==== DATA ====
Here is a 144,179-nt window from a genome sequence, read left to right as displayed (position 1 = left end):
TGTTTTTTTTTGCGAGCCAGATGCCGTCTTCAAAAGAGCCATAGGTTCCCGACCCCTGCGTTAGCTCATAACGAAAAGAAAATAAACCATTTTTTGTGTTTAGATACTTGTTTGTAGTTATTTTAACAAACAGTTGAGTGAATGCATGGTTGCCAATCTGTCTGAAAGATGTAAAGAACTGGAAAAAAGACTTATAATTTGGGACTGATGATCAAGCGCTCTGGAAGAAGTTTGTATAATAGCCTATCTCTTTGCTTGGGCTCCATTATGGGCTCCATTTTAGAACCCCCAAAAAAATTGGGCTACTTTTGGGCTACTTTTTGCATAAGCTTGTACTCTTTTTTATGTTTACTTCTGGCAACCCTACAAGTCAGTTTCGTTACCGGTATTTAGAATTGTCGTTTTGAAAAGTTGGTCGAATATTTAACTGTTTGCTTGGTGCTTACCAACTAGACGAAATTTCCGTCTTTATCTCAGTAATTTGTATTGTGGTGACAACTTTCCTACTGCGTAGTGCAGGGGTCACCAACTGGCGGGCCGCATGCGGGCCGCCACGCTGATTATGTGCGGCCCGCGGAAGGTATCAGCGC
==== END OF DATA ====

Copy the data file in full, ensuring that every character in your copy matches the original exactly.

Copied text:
Here is a 144,179-nt window from a genome sequence, read left to right as displayed (position 1 = left end):
TGTTTTTTTTTGCGAGCCAGATGCCGTCTTCAAAAGAGCCATAGGTTCCCGACCCCTGCGTTAGCTCATAACGAAAAGAAAATAAACCATTTTTTGTGTTTAGATACTTGTTTGTAGTTATTTTAACAAACAGTTGAGTGAATGCATGGTTGCCAATCTGTCTGAAAGATGTAAAGAACTGGAAAAAAGACTTATAATTTGGGACTGATGATCAAGCGCTCTGGAAGAAGTTTGTATAATAGCCTATCTCTTTGCTTGGGCTCCATTATGGGCTCCATTTTAGAACCCCCAAAAAAATTGGGCTACTTTTGGGCTACTTTTTGCATAAGCTTGTACTCTTTTTTATGTTTACTTCTGGCAACCCTACAAGTCAGTTTCGTTACCGGTATTTAGAATTGTCGTTTTGAAAAGTTGGTCGAATATTTAACTGTTTGCTTGGTGCTTACCAACTAGACGAAATTTCCGTCTTTATCTCAGTAATTTGTATTGTGGTGACAACTTTCCTACTGCGTAGTGCAGGGGTCACCAACTGGCGGGCCGCATGCGGGCCGCCACGCTGATTATGTGCGGCCCGCGGAAGGTATCAGCGC